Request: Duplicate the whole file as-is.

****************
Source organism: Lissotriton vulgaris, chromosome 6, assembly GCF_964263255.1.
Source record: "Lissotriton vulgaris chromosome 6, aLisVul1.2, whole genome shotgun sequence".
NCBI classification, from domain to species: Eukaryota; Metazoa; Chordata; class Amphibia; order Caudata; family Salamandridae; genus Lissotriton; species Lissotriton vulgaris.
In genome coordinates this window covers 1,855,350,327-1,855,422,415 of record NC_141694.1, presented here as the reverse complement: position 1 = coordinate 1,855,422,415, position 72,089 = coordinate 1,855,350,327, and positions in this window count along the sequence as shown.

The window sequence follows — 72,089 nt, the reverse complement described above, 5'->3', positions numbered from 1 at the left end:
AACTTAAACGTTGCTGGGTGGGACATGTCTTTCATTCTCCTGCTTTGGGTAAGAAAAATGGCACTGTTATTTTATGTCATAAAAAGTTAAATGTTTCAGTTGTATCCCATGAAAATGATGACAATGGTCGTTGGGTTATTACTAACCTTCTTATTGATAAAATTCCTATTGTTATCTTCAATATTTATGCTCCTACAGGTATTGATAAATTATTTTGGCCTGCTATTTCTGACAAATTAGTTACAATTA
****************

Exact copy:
Source organism: Lissotriton vulgaris, chromosome 6, assembly GCF_964263255.1.
Source record: "Lissotriton vulgaris chromosome 6, aLisVul1.2, whole genome shotgun sequence".
NCBI classification, from domain to species: Eukaryota; Metazoa; Chordata; class Amphibia; order Caudata; family Salamandridae; genus Lissotriton; species Lissotriton vulgaris.
In genome coordinates this window covers 1,855,350,327-1,855,422,415 of record NC_141694.1, presented here as the reverse complement: position 1 = coordinate 1,855,422,415, position 72,089 = coordinate 1,855,350,327, and positions in this window count along the sequence as shown.

The window sequence follows — 72,089 nt, the reverse complement described above, 5'->3', positions numbered from 1 at the left end:
AACTTAAACGTTGCTGGGTGGGACATGTCTTTCATTCTCCTGCTTTGGGTAAGAAAAATGGCACTGTTATTTTATGTCATAAAAAGTTAAATGTTTCAGTTGTATCCCATGAAAATGATGACAATGGTCGTTGGGTTATTACTAACCTTCTTATTGATAAAATTCCTATTGTTATCTTCAATATTTATGCTCCTACAGGTATTGATAAATTATTTTGGCCTGCTATTTCTGACAAATTAGTTACAATTA